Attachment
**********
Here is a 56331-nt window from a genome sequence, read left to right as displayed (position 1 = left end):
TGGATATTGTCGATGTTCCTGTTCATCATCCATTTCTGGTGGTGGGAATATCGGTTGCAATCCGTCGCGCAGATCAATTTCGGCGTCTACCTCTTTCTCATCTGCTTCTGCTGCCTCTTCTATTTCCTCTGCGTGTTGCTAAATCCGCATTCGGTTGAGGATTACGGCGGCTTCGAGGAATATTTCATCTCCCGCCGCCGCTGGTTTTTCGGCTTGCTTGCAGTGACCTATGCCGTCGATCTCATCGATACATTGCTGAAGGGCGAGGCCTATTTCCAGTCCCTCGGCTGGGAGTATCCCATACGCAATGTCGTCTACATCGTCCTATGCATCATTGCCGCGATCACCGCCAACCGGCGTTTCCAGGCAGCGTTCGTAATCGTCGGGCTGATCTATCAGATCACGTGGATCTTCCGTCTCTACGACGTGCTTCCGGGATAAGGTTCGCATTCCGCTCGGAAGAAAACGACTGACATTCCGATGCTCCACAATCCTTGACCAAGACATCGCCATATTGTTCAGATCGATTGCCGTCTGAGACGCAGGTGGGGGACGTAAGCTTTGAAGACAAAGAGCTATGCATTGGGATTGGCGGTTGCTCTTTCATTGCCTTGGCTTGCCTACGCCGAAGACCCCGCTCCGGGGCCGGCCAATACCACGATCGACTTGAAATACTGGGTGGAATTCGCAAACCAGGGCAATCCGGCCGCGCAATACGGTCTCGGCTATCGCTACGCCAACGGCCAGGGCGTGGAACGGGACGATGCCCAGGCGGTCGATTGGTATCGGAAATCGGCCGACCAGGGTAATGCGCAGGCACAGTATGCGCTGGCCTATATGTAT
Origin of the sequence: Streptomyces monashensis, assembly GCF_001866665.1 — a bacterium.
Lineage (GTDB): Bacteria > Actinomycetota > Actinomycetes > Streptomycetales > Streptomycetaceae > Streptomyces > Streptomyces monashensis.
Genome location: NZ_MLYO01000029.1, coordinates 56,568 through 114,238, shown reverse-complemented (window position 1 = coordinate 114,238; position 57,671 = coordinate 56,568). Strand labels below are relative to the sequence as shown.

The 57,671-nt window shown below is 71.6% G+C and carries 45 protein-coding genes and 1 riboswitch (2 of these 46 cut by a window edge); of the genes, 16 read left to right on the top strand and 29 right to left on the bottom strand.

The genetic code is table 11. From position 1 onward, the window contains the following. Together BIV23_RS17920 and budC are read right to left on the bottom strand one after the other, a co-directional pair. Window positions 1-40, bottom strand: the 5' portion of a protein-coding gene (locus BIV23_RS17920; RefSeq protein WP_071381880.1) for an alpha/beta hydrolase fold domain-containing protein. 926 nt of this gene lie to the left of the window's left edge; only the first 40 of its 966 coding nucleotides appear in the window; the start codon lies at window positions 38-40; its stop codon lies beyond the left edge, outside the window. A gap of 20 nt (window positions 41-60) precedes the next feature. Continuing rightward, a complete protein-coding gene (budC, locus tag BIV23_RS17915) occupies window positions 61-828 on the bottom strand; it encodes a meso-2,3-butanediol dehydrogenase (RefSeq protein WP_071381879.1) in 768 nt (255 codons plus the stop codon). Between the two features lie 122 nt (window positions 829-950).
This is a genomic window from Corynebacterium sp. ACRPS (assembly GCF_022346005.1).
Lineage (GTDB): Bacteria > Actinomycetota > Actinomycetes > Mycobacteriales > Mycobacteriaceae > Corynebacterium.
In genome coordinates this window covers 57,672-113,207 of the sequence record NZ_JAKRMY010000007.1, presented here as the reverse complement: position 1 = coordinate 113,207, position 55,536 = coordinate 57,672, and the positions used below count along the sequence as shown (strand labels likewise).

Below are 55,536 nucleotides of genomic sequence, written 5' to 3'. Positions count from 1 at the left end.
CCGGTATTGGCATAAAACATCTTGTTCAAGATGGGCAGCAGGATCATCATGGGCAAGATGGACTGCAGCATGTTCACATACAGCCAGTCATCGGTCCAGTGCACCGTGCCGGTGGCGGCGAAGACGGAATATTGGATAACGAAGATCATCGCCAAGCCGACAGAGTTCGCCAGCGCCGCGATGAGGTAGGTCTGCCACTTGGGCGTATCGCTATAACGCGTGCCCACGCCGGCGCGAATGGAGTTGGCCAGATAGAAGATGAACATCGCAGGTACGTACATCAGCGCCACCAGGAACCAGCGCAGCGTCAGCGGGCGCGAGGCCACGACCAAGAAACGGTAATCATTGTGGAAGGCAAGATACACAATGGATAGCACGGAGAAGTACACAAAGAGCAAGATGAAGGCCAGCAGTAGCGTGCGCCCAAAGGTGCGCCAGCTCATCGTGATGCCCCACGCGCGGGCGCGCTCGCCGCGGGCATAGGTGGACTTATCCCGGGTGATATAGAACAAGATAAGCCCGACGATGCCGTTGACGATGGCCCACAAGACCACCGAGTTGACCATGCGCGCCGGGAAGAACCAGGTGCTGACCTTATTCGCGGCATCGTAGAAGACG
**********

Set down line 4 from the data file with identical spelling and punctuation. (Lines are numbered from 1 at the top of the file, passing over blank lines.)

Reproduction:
Lineage (GTDB): Bacteria > Actinomycetota > Actinomycetes > Streptomycetales > Streptomycetaceae > Streptomyces > Streptomyces monashensis.